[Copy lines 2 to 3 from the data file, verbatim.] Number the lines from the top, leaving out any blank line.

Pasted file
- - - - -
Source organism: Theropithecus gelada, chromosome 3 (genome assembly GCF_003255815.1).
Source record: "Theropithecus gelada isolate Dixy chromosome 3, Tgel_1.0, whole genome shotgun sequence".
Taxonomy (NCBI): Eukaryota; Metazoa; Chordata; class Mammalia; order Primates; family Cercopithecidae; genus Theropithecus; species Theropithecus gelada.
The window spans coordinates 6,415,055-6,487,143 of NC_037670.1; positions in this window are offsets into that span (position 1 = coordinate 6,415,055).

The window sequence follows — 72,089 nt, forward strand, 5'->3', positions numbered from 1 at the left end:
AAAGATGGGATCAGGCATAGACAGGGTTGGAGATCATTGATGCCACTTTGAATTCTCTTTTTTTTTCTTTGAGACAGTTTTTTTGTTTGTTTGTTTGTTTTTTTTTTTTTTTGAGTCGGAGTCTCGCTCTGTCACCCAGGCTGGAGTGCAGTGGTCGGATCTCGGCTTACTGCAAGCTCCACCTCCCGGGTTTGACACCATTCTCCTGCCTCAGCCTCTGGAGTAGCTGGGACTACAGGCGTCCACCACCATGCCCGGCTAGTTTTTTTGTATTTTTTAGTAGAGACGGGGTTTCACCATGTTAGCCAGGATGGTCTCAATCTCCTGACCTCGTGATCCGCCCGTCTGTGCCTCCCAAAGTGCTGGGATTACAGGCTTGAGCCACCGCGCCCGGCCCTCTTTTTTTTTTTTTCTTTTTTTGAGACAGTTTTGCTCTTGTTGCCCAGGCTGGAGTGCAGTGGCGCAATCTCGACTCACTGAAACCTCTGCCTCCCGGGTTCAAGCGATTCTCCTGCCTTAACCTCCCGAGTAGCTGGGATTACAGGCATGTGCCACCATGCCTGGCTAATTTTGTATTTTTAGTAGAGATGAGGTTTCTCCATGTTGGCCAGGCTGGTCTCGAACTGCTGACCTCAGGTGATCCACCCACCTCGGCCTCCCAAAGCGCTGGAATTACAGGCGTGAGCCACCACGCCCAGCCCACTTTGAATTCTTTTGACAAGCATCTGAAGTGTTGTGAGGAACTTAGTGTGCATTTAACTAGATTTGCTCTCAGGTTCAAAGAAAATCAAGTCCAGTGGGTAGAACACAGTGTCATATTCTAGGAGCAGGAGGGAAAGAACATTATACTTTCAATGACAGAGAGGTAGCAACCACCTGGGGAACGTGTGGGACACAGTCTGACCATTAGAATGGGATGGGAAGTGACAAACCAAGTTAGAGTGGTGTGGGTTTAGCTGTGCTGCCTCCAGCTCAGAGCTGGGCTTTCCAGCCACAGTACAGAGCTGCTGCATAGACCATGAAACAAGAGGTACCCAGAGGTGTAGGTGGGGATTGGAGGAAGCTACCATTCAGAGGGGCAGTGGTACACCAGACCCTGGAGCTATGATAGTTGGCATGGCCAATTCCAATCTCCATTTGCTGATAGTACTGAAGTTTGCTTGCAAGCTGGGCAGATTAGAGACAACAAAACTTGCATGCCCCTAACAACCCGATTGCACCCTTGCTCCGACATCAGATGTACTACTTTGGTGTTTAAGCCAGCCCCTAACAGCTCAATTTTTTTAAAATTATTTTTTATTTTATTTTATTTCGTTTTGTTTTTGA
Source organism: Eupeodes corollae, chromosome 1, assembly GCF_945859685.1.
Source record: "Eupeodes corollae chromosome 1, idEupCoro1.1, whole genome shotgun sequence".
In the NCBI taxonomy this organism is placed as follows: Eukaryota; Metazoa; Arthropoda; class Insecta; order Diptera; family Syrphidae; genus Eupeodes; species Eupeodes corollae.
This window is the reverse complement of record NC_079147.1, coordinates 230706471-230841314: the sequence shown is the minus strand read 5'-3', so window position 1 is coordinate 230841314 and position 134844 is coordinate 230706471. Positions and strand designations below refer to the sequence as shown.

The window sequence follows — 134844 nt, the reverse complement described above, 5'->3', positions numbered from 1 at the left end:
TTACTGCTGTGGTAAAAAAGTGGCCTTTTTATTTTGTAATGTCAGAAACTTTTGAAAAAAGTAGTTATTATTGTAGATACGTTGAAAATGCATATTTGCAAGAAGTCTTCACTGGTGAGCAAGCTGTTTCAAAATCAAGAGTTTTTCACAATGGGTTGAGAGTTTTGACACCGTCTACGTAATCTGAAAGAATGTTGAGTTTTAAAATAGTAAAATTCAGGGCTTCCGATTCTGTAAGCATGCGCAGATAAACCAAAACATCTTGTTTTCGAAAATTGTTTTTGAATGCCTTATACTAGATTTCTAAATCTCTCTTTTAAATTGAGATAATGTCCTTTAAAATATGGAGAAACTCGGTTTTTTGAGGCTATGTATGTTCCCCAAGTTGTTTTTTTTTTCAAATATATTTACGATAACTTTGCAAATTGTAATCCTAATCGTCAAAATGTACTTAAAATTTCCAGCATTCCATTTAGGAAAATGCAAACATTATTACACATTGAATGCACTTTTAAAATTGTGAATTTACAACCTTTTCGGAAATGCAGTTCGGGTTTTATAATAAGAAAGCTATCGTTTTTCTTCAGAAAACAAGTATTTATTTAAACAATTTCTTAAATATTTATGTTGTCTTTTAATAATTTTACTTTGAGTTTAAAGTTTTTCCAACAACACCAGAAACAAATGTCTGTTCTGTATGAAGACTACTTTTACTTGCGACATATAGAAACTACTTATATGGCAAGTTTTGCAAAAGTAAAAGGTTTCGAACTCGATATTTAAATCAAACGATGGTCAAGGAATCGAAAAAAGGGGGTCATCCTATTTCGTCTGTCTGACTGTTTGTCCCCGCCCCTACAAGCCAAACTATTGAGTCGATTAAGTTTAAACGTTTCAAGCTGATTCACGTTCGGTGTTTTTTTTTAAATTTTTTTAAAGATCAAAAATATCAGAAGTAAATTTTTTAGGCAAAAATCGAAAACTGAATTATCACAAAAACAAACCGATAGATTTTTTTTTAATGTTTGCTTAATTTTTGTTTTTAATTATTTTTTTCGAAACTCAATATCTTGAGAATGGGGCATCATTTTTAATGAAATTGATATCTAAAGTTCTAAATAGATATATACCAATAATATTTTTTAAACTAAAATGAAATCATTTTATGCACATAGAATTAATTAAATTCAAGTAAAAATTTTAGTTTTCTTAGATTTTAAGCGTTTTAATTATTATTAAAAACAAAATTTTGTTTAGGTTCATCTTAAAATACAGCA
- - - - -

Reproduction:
Source record: "Theropithecus gelada isolate Dixy chromosome 3, Tgel_1.0, whole genome shotgun sequence".
Taxonomy (NCBI): Eukaryota; Metazoa; Chordata; class Mammalia; order Primates; family Cercopithecidae; genus Theropithecus; species Theropithecus gelada.